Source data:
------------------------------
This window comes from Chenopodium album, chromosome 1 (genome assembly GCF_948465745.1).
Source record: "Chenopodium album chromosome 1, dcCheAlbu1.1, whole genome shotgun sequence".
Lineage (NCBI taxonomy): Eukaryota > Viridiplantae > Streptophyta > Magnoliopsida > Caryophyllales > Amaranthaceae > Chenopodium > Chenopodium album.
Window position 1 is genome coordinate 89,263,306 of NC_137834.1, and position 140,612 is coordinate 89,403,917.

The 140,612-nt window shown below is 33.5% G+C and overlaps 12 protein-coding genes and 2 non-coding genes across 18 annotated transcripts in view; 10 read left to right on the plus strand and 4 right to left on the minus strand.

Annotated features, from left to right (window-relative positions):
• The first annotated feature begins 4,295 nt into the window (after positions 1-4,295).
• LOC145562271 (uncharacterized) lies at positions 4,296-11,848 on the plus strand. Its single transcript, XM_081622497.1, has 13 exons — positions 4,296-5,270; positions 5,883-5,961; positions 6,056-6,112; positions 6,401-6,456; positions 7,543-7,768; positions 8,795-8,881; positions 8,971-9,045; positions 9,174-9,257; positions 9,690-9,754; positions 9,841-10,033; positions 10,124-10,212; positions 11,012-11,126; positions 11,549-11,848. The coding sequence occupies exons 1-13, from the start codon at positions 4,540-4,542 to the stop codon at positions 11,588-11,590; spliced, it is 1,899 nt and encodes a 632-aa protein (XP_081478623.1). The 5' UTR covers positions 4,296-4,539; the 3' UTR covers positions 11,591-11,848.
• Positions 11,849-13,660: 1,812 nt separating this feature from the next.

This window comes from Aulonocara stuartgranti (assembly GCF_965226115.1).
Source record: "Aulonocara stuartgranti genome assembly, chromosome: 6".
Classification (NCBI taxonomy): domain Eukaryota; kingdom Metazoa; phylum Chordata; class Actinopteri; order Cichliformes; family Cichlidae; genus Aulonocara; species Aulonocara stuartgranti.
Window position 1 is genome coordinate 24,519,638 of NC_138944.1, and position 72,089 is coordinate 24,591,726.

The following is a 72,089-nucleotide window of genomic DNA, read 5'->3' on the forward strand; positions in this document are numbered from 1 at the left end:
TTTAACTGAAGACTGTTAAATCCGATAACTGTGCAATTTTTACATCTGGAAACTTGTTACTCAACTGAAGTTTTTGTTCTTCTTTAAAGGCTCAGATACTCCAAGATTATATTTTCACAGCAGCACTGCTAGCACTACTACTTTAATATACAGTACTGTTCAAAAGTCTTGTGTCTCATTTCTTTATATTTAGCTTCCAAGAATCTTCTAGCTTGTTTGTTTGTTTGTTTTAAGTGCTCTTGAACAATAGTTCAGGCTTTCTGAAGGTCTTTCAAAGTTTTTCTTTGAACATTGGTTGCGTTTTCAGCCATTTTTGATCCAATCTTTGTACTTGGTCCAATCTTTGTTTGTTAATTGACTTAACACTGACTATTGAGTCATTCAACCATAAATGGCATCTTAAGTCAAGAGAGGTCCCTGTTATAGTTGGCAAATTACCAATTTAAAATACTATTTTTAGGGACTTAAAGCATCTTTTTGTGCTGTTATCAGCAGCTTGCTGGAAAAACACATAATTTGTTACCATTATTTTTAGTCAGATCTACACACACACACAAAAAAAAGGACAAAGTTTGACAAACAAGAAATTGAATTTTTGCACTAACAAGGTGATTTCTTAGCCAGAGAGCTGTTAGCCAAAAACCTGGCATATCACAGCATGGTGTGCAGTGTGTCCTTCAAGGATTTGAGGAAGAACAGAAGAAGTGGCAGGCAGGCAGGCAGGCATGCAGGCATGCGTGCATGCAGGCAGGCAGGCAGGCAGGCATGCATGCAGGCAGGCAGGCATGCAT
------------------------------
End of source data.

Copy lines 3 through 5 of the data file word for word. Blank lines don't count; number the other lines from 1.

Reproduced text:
Lineage (NCBI taxonomy): Eukaryota > Viridiplantae > Streptophyta > Magnoliopsida > Caryophyllales > Amaranthaceae > Chenopodium > Chenopodium album.
Window position 1 is genome coordinate 89,263,306 of NC_137834.1, and position 140,612 is coordinate 89,403,917.

The 140,612-nt window shown below is 33.5% G+C and overlaps 12 protein-coding genes and 2 non-coding genes across 18 annotated transcripts in view; 10 read left to right on the plus strand and 4 right to left on the minus strand.